Just days after DiDi Global pulled off one of the biggest U.S. initial public offerings this decade, a Chinese cybersecurity regulator has ordered its removal from China’s smartphone app stores, alleging the ride-hailing company illegally collected and used customers’ personal information, according to multiple reports.
Two days after announcing a cybersecurity review of DiDi, the Cyberspace Administration of China ordered app stores to remove DiDi from their platforms after finding the company “severely violat[ed] regulations around the collection of personal data,” though further specifics were provided.
The regulator also asked DiDi, China’s largest ride-hailing company, to “rectify existing problems” in accordance with national standards and legal requirements to “protect the personal information security of [the company’s] vast number of users.”
On Friday, the company said in a regulatory filing it would “fully cooperate” with the government’s review and suspend new user registration in China.
Apart from the new user suspension, DiDi said Sunday there would be no service interruptions for existing users who have downloaded the app.
Shares of DiDi closed Thursday nearly 20% above their Tuesday offering price of $14, but they’re down nearly 10% since amid the cybersecurity investigation.
“We sincerely thank the competent authority for guiding DiDi to investigate risks,” DiDi said in a Sunday statement. “We will earnestly rectify and reform, continuously improve risk prevention awareness and technical capabilities, continue to protect user privacy and data security, prevent network security risks, and continue to provide users with safe and convenient services.”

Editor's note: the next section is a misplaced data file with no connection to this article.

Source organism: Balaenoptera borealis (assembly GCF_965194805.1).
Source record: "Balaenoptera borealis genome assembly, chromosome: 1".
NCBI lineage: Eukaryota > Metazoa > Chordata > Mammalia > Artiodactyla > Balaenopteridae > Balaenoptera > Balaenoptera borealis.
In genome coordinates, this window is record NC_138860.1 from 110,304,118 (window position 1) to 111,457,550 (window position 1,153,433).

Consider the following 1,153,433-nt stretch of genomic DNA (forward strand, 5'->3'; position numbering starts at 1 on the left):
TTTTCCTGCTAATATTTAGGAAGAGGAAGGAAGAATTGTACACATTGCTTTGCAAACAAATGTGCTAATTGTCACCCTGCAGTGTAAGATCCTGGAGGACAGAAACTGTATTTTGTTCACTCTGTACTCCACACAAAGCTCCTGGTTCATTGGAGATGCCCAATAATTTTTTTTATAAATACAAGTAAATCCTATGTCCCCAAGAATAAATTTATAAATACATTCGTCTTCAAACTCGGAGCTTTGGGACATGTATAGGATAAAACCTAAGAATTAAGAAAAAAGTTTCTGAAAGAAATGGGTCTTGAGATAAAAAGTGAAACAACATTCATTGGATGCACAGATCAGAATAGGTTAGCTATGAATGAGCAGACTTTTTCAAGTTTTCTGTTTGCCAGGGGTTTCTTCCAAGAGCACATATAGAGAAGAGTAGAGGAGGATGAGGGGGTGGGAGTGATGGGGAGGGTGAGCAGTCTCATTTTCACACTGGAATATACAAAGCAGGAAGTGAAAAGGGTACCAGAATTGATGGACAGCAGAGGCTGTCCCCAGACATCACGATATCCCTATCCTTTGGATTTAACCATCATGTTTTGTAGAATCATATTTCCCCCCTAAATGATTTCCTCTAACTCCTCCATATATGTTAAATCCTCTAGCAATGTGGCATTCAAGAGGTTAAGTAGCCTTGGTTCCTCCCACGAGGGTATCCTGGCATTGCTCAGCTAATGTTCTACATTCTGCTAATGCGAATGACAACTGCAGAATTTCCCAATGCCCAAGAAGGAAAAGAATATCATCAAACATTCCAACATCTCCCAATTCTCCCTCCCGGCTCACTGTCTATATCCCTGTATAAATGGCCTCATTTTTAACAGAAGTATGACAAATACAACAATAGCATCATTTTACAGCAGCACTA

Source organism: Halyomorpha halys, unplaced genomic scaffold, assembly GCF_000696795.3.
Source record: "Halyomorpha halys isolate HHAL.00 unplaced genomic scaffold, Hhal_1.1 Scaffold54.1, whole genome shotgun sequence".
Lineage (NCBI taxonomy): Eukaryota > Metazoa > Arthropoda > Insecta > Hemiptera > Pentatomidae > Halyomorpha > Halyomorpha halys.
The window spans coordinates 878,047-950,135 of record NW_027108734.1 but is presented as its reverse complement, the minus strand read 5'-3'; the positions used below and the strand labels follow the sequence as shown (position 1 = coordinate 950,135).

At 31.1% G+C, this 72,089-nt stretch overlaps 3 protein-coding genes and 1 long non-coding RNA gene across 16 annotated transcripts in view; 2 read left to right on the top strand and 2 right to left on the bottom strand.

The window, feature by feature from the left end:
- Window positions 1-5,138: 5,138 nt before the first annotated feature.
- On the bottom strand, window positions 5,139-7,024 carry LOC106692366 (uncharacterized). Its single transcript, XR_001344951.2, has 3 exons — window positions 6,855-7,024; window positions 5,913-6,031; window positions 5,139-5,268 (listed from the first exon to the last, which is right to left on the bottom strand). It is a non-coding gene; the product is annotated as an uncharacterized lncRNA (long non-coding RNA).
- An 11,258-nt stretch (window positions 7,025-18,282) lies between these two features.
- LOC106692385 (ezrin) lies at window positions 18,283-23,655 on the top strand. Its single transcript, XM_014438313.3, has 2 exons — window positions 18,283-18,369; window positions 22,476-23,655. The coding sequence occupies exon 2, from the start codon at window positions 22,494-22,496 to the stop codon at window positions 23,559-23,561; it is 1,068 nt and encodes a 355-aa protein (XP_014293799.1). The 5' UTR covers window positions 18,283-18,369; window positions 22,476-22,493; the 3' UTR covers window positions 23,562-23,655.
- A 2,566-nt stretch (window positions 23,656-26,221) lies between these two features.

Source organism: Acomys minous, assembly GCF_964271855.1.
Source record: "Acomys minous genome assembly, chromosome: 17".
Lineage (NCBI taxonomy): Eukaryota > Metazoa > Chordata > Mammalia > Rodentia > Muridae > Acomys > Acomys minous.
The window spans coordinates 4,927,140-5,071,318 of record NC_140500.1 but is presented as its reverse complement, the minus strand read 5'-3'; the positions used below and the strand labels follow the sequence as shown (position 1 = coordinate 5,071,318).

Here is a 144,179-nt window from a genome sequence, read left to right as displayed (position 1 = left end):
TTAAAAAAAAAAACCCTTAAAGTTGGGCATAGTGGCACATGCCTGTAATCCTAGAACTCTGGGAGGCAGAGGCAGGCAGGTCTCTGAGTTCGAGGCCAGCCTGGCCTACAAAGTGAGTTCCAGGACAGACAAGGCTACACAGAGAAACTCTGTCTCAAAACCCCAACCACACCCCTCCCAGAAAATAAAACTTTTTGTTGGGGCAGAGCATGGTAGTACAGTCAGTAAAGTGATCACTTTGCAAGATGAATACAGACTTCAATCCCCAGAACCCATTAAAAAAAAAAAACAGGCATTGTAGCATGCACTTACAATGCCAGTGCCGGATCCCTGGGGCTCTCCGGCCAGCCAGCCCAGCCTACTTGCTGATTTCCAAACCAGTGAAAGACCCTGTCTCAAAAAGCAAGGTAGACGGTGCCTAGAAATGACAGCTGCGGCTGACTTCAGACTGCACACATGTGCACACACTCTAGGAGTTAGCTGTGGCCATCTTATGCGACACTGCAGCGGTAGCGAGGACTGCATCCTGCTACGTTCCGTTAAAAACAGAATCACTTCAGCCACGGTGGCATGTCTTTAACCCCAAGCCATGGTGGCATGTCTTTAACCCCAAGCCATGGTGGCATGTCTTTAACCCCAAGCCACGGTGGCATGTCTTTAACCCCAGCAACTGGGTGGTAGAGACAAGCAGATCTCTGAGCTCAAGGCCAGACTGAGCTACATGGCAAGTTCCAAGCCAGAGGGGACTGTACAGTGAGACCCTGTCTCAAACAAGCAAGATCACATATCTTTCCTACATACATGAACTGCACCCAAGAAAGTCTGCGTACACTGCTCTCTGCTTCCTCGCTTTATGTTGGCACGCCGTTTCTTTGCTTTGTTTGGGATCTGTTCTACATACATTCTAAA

The intensifying regulatory scrutiny around DiDi comes fresh off its massive Wall Street debut on Wednesday. Though it failed to meet investors’ highest expectations, the company raised $4.4 billion from investors in one of the past decade’s biggest IPOs. DiDi ended its first day on the New York Stock Exchange with a market capitalization of about $75 billion, making it nearly four times more valuable than U.S. counterpart Lyft and almost as big as Uber (which sports a $95 billion market cap). The showing even made DiDi President Jean Qing Liu a new billionaire.
DiDi’s not alone in facing the wrath of Chinese regulators, who’ve been cracking down on the nation’s big-tech leaders—including Tencent, Alibaba and JD.com—with new actions aimed at curbing risk and unfair labor practices. U.S.-listed shares of China’s technology giants have struggled as a result, with JD, for example, plunging nearly 12% this year. Notably, the country helped spark one of the biggest sell offs ever in the booming cryptocurrency market after warning financial firms against conducting business in the space and encouraging provinces to ban crypto-mining.
At the end of March, DiDi said it had about 493 million active users over the prior year, more than 75% of which (377 million) hailed from China.